My advice would be steer clear of Rokit and Blitz. Although Blitz is wonderfully laid out and a huge store, in general both are very over priced, that is of course unless you find that must have item that you've always wanted then who's stopping you splash out?

It's lovely to have a wander around and visit as many shops as possible, as well as making the most out of the markets, many of which are artists selling their unique creations. Despite an overcast sky and spitting rain there is always a great atmosphere on a Sunday, the vibrant street art, buskers and local characters means the street buzzes with life.

At the Sunday Up market and in the Truman Brewery you can get food from every conceivable country you can name from around the world, think of a country and you're sure to be able to find its national delicacy somewhere between the bustle of hipsters and tourists. On top of the variety, more often than not, the food is great. Today I had oriental chicken dumplings and noodles, like the ones that come as a starter in Wagamamas, but even bigger, yum!

Here is my haul for the day. I did really well, as it usually takes something big for me to part with my cash. I'm pretty pleased, and had a great day, so thanks to my parents.

Monday, 10 June 2013

A Myriad of Quilting Marvels

On Sunday my mum and I took a brief trip out to a local quilting show in the village of Wing, to get some inspiration and just to see what was going on really. We were both quite surprised to be greeted with such a wealth of talent. You can read about the Wing quilting group here in the Rutland Times, but neither this article, nor the attached photo do the ladies justice. Every pew was draped with a large, brightly coloured and beautifully crafted quilts. It made me feel a bit embarrassed about mine, but everyone was nothing but supportive.

In the village hall there were a variety of stalls selling fabrics, knitted goods and other oddities. We chatted to a lady called Jenny, who runs quilting classes and sells fabrics (here is her website). She advised me on what wadding I should use in my quilt - 80% cotton and 20% polyester, to keep the softness but allow it to go through the wash. Apparently the only brand you should buy is Hobbs. Unfortunately this wadding is quite thin, not quite what I wanted to keep me warm on those chilly nights up in Edinburgh, and too expensive to double up, at £12.50 a metre. I'll have to investigate if Hobbs make any thicker wadding, or just follow the expert's advice. From Jenny I also bought some fabric that I would like to use for the border and binding of my quilt. It is from a collection called Prairie Home by Two Friends, Jenny only had a metre but I will see if I can find anymore online or take a visit to Jenny's workshop.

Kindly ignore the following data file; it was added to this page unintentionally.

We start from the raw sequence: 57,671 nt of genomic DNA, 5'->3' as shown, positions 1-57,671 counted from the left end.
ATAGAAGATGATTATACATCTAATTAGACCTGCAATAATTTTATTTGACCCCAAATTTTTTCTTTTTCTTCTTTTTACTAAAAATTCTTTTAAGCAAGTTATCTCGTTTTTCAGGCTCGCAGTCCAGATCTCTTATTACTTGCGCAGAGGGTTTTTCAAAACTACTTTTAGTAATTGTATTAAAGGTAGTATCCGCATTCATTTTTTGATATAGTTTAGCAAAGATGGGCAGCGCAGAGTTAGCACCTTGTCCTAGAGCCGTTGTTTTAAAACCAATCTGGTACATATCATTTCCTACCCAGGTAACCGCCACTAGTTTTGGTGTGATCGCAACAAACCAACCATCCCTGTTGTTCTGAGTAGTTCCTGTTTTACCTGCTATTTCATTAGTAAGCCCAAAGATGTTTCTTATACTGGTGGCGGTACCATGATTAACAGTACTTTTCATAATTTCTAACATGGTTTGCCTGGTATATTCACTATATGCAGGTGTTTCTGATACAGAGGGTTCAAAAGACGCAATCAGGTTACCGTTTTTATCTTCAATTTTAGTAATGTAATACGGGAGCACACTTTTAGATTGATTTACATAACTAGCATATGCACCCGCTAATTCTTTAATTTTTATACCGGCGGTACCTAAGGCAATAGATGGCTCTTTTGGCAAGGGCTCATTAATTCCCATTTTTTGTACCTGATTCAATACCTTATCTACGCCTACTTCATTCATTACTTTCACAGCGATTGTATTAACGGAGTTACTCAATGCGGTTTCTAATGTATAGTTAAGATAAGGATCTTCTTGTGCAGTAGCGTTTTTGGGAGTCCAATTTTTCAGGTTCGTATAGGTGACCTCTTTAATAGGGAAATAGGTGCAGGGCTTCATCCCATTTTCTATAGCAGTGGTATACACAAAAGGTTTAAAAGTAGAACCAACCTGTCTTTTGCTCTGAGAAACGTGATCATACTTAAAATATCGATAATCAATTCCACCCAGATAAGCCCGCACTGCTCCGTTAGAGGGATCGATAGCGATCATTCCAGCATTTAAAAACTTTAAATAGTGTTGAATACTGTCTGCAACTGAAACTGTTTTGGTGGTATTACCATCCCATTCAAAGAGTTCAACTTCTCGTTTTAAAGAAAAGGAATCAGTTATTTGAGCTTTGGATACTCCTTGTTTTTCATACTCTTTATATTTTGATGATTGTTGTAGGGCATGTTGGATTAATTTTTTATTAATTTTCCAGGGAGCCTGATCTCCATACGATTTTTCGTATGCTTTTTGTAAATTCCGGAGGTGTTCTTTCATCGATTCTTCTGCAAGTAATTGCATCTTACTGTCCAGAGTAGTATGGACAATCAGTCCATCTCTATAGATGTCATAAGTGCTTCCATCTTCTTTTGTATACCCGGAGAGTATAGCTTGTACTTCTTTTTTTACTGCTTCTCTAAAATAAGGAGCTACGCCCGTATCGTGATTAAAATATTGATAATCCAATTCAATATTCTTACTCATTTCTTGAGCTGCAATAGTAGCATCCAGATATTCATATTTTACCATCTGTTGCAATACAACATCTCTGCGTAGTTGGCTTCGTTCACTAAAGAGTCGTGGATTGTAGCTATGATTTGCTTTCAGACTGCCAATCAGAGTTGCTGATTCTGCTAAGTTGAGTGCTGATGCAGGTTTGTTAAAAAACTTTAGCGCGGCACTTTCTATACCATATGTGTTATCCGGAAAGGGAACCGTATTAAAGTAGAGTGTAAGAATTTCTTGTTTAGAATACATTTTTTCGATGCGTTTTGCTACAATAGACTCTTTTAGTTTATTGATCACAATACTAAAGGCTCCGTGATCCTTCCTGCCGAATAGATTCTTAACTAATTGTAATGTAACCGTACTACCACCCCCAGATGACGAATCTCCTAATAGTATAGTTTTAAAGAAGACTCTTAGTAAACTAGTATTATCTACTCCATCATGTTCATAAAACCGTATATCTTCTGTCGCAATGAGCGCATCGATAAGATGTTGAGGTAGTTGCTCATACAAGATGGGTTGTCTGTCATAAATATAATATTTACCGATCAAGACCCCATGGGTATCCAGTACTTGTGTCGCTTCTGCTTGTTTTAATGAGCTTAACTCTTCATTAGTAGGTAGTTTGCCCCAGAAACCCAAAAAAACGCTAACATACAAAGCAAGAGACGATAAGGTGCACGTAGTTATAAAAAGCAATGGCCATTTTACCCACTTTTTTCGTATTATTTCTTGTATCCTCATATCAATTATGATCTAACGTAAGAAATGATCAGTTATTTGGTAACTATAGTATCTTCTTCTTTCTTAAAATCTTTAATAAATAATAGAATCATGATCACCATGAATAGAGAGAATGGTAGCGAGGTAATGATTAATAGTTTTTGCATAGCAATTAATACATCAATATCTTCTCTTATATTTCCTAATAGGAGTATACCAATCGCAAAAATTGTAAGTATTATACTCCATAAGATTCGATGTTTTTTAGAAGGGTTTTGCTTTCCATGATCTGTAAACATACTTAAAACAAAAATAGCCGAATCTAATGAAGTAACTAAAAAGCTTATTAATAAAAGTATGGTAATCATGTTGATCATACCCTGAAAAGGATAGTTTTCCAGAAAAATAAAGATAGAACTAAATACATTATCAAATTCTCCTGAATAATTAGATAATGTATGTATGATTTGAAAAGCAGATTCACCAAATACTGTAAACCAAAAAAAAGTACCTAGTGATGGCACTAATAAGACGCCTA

The whole event was in memory of the former teacher of the group Alison Maudlin and in aid of the Rutland Stroke Club. I won a lovely handmade cushion in the cushion tombola, and the ladies were also raffling a quilt that they had all helped to make. 

My spoils of the day - My appliqued and hand quilted cushion (I really lucked out with this one) and the fabric I am hoping to use as binding for my own quilt.

Along the same lines I also wanted to share a quilt I completely fell in love with on a trip to one of Stamford's many antique shops yesterday. It was reversible with pink paisley on one side and blue on the other and it was gorgeously thick and heavy. Unfortunately I don't have £199 to spend. We can dream (or make our own).

Sunday, 9 June 2013

My First Patchwork Quilt - Part I

Since I've been ill I have had a lot of time on my hands and being the type of person that gets bored after three days of lounging around, I inevitably had to find something to do with myself. This happened to be patchwork. While it isn't the most youthful, nor fashionable hobby I have really enjoyed myself so far.

I have had a huge bag of fabric remnants for as long as I can remember, made up of past projects, donations from both of my grandmas and different pieces of clothing from all the members of my family. Therefore some of these fabrics have great sentimental value and have been wanting to make them up into a patchwork quilt for a very long time.

I decided to throw myself in at the deepend somewhat wanting to crated a large quilt for a double bed, out of pretty small squares and I must say that I am a complete novice and any expert quilter (such as those demonstrated in my next post) may shudder at my wobbly lines and uneven seams. However, this being my first quilt and something I'll keep on my bed at uni I don't really mind.

I made my squares 10cm by 10cm as I wanted to use some of my smallest scraps. I read somewhere that you must try to cut with the grain of the fabric, which is pretty challenging with ikea pillowcases where the grain is nigh on invisible, so I ended up with some pretty wonky squares, but I didn't want to waste them.

If anyone is making their own quilt, or thinking about it I would really recommend you purchase a rotary cutter, some kind of edge - for example a long metal ruler, and a cutting board. It will make things so much easier. I was cutting freehand using scissors so it's no wonder some of it went awry.

I threw myself in there really, starting with some of my favourite fabrics that I had very little of. I laid out my design for the centre and decided to work outwards. I used a sewing machine to make my quilt.

A selection of my squares many of which will be left over

While I feel like my complete lack of expertise means I cannot make this a How To post just yet, I would like to offer some tips, having learnt with experience: